Habitat loss is not randomly distributed across modified landscapes, yet spatial patterns of habitat cover are not routinely combined with biodiversity data when assessing or predicting the biodiversity impacts of land use change. Here, we convert point observations of more than 28,000 beetles from 851 species into a continuous biodiversity surface representing the similarity of ecological communities relative to that of pristine forest, effectively integrating on-the-ground biodiversity data with remotely sensed land cover data to predict the magnitude of community change in a modified landscape.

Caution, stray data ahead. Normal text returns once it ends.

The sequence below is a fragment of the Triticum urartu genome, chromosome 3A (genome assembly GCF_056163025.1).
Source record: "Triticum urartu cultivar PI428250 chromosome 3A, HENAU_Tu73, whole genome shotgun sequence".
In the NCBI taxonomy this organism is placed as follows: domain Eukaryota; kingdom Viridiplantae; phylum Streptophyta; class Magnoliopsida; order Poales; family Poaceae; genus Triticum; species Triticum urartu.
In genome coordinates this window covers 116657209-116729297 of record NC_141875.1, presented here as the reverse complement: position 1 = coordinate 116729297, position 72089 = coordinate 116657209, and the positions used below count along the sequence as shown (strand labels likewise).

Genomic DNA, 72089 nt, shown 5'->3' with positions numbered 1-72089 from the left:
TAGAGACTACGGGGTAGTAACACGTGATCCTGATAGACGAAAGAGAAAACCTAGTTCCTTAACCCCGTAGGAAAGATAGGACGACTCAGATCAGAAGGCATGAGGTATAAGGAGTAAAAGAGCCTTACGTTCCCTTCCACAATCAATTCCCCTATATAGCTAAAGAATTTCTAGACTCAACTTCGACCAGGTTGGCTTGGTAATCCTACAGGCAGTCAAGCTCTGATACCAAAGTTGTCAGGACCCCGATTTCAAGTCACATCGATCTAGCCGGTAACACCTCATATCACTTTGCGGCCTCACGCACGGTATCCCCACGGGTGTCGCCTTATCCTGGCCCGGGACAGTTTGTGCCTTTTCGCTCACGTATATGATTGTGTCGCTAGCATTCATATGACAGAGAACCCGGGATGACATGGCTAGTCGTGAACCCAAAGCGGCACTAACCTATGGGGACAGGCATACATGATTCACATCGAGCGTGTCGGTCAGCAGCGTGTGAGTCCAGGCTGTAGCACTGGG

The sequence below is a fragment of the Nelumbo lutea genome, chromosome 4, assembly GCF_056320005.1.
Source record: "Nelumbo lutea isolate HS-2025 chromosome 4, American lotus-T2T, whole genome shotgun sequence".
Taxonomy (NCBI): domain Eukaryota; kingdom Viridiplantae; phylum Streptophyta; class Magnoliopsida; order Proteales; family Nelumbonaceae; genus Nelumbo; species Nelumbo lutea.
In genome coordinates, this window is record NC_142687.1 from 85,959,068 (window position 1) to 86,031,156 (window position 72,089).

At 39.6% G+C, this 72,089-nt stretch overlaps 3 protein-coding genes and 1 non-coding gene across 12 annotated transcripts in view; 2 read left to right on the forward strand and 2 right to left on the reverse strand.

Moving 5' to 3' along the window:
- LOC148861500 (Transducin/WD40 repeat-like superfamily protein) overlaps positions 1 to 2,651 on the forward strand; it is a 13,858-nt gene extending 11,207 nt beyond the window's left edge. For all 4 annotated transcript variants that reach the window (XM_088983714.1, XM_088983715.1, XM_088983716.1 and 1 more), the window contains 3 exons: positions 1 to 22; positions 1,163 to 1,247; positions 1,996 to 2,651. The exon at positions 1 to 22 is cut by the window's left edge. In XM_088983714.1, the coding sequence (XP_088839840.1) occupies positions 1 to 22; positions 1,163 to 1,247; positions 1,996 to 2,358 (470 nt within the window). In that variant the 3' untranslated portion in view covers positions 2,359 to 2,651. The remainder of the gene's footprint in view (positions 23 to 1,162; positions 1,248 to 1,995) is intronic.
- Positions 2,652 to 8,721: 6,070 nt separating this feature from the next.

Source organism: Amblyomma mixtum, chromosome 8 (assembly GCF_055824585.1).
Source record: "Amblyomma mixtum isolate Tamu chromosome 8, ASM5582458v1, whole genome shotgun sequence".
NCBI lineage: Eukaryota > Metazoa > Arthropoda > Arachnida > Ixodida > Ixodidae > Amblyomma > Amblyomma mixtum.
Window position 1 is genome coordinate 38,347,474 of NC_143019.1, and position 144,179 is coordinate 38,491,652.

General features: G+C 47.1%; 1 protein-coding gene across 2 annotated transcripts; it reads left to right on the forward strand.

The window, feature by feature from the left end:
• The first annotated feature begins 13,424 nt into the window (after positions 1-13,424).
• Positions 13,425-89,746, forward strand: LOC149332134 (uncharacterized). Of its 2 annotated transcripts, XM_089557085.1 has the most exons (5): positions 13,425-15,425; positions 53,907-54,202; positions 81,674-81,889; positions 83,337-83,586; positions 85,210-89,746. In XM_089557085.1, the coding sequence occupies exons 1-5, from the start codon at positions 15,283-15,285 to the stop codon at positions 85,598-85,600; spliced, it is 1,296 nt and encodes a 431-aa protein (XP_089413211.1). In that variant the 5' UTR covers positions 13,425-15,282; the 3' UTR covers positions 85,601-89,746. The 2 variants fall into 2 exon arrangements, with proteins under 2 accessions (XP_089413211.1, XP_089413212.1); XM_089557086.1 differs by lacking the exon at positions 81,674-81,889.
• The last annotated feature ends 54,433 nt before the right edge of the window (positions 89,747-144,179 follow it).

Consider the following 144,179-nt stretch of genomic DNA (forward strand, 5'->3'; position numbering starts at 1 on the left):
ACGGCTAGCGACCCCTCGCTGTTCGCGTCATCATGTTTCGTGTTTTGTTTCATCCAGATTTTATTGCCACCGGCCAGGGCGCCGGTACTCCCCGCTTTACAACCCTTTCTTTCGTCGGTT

We generated biodiversity surfaces for both present-day and pre-human landscapes to map spatial patterns of change in a diverse ecological community to calculate the combined biodiversity impacts of habitat loss and fragmentation that accounts for the exact spatial pattern of deforestation. Our spatially-explicit, landscape-scale index of community change shows how the fine-scale configuration of habitat loss sums across a landscape to determine changes in biodiversity at a larger spatial scale. After accounting for naturally occurring within-forest heterogeneity, we estimate that the conversion of 43% of forest to grassland in a 1300 km2 landscape in New Zealand resulted in a 47% change to the beetle community.
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